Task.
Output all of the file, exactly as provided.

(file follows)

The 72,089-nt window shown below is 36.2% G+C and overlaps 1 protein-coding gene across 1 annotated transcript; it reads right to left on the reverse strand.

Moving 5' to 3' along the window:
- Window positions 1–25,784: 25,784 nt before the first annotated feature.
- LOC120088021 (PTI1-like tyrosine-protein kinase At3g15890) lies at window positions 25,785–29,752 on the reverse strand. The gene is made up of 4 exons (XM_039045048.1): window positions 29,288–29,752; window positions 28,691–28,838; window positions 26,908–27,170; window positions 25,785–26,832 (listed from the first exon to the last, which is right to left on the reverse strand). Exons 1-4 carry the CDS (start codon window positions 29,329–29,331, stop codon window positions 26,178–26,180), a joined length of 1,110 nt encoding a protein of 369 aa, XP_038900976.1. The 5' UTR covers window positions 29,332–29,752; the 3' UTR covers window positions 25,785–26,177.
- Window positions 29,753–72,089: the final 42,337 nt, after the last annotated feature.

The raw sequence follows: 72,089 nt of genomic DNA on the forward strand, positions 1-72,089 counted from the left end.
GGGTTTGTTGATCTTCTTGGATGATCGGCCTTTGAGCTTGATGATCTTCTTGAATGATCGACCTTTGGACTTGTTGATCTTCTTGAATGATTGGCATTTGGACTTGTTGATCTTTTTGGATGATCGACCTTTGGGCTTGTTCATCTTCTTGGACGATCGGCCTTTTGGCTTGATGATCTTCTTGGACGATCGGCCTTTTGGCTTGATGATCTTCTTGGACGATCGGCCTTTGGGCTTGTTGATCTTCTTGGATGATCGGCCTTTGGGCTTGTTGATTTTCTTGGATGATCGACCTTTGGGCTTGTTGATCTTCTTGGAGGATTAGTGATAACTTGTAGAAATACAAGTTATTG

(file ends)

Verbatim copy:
The 72,089-nt window shown below is 36.2% G+C and overlaps 1 protein-coding gene across 1 annotated transcript; it reads right to left on the reverse strand.

Moving 5' to 3' along the window:
- Window positions 1–25,784: 25,784 nt before the first annotated feature.
- LOC120088021 (PTI1-like tyrosine-protein kinase At3g15890) lies at window positions 25,785–29,752 on the reverse strand. The gene is made up of 4 exons (XM_039045048.1): window positions 29,288–29,752; window positions 28,691–28,838; window positions 26,908–27,170; window positions 25,785–26,832 (listed from the first exon to the last, which is right to left on the reverse strand). Exons 1-4 carry the CDS (start codon window positions 29,329–29,331, stop codon window positions 26,178–26,180), a joined length of 1,110 nt encoding a protein of 369 aa, XP_038900976.1. The 5' UTR covers window positions 29,332–29,752; the 3' UTR covers window positions 25,785–26,177.
- Window positions 29,753–72,089: the final 42,337 nt, after the last annotated feature.

The raw sequence follows: 72,089 nt of genomic DNA on the forward strand, positions 1-72,089 counted from the left end.
GGGTTTGTTGATCTTCTTGGATGATCGGCCTTTGAGCTTGATGATCTTCTTGAATGATCGACCTTTGGACTTGTTGATCTTCTTGAATGATTGGCATTTGGACTTGTTGATCTTTTTGGATGATCGACCTTTGGGCTTGTTCATCTTCTTGGACGATCGGCCTTTTGGCTTGATGATCTTCTTGGACGATCGGCCTTTTGGCTTGATGATCTTCTTGGACGATCGGCCTTTGGGCTTGTTGATCTTCTTGGATGATCGGCCTTTGGGCTTGTTGATTTTCTTGGATGATCGACCTTTGGGCTTGTTGATCTTCTTGGAGGATTAGTGATAACTTGTAGAAATACAAGTTATTG